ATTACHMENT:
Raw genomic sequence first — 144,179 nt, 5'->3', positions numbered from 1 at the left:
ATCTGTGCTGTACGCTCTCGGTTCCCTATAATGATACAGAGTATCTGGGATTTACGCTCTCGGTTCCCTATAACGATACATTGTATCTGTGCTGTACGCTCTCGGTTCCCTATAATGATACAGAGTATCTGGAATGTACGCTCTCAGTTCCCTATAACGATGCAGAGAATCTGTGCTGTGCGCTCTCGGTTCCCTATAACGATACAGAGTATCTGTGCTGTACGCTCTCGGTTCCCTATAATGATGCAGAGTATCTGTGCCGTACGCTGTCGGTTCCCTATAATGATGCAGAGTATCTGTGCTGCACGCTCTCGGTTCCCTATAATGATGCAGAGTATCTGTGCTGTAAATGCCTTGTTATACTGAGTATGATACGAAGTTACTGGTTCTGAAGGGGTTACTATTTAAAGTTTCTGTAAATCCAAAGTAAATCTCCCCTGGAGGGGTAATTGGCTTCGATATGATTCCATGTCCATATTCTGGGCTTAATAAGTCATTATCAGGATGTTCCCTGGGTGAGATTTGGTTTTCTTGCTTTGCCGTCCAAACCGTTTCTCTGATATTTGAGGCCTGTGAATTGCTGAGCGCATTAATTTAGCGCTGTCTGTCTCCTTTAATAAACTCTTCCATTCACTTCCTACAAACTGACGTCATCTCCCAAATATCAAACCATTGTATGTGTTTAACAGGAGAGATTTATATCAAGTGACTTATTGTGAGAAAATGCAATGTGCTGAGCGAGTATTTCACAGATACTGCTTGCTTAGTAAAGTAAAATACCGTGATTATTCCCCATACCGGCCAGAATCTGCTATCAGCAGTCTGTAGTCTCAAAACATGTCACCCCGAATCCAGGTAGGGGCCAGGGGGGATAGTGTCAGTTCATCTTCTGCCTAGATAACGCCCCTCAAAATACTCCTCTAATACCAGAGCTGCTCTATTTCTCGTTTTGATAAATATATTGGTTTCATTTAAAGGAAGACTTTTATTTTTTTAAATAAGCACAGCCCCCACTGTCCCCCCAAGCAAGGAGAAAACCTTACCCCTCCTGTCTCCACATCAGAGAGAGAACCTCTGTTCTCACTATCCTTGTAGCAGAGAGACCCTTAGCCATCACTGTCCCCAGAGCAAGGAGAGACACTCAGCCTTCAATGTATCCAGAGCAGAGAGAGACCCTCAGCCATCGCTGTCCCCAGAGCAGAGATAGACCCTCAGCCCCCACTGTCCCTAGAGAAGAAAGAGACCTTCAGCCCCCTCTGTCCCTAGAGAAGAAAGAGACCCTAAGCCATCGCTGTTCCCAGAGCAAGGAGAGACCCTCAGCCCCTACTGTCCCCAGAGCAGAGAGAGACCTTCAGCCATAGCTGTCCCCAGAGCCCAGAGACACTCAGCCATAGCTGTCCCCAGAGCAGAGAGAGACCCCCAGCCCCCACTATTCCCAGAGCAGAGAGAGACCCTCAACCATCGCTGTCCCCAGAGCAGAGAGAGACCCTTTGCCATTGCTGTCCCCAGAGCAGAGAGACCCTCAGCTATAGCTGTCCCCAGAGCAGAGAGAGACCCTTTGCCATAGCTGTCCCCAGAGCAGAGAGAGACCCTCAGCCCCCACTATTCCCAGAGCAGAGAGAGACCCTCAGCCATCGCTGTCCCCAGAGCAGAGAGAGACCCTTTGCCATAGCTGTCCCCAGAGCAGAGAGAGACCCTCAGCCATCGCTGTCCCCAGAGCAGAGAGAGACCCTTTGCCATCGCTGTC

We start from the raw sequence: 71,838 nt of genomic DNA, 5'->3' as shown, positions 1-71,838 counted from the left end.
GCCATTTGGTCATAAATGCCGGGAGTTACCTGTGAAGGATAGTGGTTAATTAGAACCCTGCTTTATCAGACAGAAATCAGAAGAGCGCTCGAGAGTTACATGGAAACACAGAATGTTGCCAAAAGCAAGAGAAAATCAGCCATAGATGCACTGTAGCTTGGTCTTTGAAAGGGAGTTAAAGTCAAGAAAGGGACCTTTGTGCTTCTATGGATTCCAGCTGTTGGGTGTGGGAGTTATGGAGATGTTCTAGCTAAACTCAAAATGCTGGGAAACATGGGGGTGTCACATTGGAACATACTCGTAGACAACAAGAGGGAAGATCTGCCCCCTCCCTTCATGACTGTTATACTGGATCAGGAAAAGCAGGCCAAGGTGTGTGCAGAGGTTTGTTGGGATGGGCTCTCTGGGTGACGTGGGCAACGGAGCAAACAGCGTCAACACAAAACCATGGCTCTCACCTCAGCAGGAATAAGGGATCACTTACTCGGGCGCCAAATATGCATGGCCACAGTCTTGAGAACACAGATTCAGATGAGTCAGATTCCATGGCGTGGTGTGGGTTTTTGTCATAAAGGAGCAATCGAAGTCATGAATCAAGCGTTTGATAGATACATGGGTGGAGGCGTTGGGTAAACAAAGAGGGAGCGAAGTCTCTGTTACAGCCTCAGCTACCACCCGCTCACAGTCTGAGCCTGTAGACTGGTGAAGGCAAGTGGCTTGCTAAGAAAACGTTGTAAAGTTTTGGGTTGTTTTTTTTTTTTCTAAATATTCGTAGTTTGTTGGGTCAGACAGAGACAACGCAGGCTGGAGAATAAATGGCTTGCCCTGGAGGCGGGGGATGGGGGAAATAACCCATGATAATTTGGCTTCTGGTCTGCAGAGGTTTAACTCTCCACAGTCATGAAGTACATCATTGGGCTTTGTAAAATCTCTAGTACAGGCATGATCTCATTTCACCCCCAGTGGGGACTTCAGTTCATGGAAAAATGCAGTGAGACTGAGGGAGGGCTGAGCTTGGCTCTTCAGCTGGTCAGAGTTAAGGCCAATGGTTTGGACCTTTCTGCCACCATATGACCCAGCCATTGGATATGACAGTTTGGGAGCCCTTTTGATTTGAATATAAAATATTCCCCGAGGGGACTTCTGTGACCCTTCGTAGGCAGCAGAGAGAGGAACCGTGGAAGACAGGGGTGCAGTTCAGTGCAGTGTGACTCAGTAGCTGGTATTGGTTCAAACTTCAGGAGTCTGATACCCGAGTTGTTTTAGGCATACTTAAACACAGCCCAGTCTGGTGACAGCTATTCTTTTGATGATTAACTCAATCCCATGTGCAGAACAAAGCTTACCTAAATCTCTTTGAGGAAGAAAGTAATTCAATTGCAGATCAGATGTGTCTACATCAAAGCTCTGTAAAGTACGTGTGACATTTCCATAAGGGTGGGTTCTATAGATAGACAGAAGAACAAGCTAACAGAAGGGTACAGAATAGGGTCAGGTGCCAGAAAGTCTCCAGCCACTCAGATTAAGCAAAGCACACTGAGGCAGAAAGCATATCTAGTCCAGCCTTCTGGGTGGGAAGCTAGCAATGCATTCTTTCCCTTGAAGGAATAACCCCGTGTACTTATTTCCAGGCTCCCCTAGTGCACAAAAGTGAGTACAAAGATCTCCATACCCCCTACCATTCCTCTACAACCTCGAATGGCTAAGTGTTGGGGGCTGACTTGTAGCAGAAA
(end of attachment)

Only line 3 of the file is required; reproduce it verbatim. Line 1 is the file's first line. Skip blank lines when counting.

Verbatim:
We start from the raw sequence: 71,838 nt of genomic DNA, 5'->3' as shown, positions 1-71,838 counted from the left end.